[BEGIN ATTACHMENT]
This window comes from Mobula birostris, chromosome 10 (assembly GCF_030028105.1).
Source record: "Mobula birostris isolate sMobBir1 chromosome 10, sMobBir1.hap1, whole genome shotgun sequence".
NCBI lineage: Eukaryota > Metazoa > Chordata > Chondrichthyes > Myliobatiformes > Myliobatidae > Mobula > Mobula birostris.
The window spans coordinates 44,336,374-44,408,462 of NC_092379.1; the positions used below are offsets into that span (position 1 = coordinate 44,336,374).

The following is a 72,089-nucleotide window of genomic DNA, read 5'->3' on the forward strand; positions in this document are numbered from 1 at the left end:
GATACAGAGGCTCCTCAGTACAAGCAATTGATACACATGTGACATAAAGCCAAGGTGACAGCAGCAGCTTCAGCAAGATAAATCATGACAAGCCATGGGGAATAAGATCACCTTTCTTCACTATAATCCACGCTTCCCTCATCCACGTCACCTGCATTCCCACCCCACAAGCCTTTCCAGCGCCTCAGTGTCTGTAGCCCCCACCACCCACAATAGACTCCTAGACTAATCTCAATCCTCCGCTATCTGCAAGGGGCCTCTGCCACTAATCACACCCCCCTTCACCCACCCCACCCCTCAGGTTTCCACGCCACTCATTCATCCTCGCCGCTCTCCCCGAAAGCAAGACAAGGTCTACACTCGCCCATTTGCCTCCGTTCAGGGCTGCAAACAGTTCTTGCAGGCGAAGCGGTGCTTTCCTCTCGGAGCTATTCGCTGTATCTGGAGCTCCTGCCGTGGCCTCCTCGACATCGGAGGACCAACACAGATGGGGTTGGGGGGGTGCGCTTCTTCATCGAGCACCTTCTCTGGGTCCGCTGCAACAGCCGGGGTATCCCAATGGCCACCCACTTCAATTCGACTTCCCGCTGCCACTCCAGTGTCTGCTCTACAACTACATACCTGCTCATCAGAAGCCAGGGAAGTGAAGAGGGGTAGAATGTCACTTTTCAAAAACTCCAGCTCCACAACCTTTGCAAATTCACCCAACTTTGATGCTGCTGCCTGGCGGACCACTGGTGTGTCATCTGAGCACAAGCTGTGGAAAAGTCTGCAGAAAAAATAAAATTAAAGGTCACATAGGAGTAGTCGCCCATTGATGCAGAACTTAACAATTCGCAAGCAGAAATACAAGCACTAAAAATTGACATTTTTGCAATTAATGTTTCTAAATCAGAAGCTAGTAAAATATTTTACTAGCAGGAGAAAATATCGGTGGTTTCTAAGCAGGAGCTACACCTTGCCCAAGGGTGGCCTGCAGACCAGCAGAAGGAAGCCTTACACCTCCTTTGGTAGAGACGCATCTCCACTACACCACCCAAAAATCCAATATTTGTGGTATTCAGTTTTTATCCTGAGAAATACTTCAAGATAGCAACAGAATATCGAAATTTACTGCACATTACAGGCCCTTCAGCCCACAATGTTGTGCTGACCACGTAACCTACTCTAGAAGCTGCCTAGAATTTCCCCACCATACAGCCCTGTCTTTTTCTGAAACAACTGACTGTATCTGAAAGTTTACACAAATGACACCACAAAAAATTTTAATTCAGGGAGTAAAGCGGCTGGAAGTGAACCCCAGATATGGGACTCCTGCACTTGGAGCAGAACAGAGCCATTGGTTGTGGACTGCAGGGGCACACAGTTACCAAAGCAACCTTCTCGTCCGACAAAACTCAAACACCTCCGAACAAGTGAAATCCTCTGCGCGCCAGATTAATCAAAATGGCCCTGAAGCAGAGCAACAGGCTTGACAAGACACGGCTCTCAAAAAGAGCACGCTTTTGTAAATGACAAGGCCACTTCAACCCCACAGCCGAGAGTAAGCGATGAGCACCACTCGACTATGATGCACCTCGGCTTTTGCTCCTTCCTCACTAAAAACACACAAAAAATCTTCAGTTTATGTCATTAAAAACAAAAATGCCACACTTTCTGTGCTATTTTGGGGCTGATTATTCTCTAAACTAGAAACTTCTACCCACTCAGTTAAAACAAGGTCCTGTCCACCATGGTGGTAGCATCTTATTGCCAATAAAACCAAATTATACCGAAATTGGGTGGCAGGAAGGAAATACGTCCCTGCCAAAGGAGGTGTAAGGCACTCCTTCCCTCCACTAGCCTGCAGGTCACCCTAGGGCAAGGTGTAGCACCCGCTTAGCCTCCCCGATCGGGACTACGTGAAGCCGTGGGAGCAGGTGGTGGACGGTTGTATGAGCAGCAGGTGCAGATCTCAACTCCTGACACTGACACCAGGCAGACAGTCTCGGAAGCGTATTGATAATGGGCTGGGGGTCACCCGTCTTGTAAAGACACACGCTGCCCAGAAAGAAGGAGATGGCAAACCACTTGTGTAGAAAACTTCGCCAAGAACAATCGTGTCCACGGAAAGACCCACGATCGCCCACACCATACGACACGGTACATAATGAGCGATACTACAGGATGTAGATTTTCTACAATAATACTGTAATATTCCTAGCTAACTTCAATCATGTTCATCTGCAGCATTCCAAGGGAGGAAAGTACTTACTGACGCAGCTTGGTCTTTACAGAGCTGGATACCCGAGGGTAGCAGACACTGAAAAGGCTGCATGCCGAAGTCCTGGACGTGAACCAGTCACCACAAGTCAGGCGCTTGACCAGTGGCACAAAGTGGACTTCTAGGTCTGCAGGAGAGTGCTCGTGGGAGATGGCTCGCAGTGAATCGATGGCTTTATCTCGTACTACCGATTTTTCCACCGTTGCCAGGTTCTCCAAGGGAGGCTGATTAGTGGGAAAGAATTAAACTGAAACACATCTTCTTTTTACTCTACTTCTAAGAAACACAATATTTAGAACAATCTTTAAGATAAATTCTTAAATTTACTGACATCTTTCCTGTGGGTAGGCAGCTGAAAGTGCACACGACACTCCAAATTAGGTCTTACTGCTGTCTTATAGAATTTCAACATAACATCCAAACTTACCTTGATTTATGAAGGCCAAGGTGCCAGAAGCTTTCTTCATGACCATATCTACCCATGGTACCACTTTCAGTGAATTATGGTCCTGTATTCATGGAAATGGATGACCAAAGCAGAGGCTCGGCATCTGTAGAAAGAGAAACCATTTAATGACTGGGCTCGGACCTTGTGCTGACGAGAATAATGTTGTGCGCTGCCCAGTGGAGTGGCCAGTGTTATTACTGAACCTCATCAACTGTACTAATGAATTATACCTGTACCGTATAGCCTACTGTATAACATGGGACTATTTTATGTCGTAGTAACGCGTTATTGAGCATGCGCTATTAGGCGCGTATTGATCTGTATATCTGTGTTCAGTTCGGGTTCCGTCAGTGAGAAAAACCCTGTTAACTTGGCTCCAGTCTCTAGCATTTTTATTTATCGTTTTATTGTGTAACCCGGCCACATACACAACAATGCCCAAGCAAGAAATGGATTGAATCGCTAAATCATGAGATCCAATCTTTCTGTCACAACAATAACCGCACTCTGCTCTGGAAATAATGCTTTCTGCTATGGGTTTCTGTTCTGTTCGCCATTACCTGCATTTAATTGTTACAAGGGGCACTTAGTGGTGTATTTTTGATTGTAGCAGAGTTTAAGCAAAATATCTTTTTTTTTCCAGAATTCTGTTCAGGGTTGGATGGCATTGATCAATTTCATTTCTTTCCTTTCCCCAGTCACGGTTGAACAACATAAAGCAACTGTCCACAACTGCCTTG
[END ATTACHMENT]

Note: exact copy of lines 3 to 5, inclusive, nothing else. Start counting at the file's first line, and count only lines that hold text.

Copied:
NCBI lineage: Eukaryota > Metazoa > Chordata > Chondrichthyes > Myliobatiformes > Myliobatidae > Mobula > Mobula birostris.
The window spans coordinates 44,336,374-44,408,462 of NC_092379.1; the positions used below are offsets into that span (position 1 = coordinate 44,336,374).

The following is a 72,089-nucleotide window of genomic DNA, read 5'->3' on the forward strand; positions in this document are numbered from 1 at the left end: